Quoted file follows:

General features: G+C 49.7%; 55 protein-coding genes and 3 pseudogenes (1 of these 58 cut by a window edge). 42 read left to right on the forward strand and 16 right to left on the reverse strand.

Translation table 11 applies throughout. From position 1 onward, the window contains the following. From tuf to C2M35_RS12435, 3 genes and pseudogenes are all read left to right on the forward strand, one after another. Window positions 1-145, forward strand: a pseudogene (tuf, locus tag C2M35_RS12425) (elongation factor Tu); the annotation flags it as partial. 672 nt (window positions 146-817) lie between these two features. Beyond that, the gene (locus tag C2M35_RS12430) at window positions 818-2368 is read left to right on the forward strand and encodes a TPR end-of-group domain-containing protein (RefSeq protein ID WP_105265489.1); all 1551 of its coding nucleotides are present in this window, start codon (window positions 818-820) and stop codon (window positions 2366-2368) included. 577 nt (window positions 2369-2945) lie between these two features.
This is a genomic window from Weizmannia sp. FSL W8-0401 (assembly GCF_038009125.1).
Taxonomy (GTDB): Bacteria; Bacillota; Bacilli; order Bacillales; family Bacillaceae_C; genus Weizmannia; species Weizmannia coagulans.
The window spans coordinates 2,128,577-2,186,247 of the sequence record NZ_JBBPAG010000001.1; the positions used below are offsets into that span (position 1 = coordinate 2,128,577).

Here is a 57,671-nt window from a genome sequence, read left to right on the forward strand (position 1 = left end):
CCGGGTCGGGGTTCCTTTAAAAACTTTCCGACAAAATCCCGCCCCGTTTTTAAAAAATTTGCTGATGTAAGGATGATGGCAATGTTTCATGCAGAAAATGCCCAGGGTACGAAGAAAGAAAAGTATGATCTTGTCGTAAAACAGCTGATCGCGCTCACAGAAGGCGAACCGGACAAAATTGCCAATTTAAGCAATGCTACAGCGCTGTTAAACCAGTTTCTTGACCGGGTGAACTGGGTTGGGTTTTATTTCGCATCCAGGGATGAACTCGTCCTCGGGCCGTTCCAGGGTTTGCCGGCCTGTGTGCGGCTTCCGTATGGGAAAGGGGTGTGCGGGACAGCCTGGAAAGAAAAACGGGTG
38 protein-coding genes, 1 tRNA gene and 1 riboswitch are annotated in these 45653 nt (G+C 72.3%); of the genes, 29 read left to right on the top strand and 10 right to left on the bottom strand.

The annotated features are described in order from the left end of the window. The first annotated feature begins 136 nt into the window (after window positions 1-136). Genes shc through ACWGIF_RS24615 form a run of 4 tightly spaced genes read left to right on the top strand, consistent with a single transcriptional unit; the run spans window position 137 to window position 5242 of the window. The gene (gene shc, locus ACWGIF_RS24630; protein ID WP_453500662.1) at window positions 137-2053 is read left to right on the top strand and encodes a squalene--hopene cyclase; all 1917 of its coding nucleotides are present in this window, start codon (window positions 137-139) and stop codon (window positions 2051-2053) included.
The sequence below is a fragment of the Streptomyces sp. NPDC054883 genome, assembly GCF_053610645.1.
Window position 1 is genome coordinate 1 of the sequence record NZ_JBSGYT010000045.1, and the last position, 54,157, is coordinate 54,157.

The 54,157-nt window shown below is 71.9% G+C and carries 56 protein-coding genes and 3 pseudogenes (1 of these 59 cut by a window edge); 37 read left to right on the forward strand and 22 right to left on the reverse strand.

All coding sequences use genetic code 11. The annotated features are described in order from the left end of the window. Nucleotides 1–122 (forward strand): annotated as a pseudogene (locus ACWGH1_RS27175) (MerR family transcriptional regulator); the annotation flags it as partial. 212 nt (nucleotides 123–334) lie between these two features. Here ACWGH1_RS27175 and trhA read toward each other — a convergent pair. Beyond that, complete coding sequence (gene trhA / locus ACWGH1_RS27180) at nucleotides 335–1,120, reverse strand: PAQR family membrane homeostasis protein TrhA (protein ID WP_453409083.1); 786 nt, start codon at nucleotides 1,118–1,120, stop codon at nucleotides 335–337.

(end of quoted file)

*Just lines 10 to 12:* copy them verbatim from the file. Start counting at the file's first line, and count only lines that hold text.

The sequence below is a fragment of the Streptomyces sp. NPDC054883 genome, assembly GCF_053610645.1.
Window position 1 is genome coordinate 1 of the sequence record NZ_JBSGYT010000045.1, and the last position, 54,157, is coordinate 54,157.

The 54,157-nt window shown below is 71.9% G+C and carries 56 protein-coding genes and 3 pseudogenes (1 of these 59 cut by a window edge); 37 read left to right on the forward strand and 22 right to left on the reverse strand.